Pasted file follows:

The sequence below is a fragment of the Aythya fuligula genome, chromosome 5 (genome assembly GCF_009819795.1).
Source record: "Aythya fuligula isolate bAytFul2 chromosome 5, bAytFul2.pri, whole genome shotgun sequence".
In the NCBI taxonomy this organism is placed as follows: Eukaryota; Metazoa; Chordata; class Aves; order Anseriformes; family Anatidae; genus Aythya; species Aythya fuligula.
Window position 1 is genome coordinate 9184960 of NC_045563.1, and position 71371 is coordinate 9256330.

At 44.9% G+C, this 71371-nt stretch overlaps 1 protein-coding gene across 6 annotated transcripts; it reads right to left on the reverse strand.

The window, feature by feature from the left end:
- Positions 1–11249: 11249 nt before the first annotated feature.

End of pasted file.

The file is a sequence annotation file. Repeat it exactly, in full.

The sequence below is a fragment of the Aythya fuligula genome, chromosome 5 (genome assembly GCF_009819795.1).
Source record: "Aythya fuligula isolate bAytFul2 chromosome 5, bAytFul2.pri, whole genome shotgun sequence".
In the NCBI taxonomy this organism is placed as follows: Eukaryota; Metazoa; Chordata; class Aves; order Anseriformes; family Anatidae; genus Aythya; species Aythya fuligula.
Window position 1 is genome coordinate 9184960 of NC_045563.1, and position 71371 is coordinate 9256330.

At 44.9% G+C, this 71371-nt stretch overlaps 1 protein-coding gene across 6 annotated transcripts; it reads right to left on the reverse strand.

The window, feature by feature from the left end:
- Positions 1–11249: 11249 nt before the first annotated feature.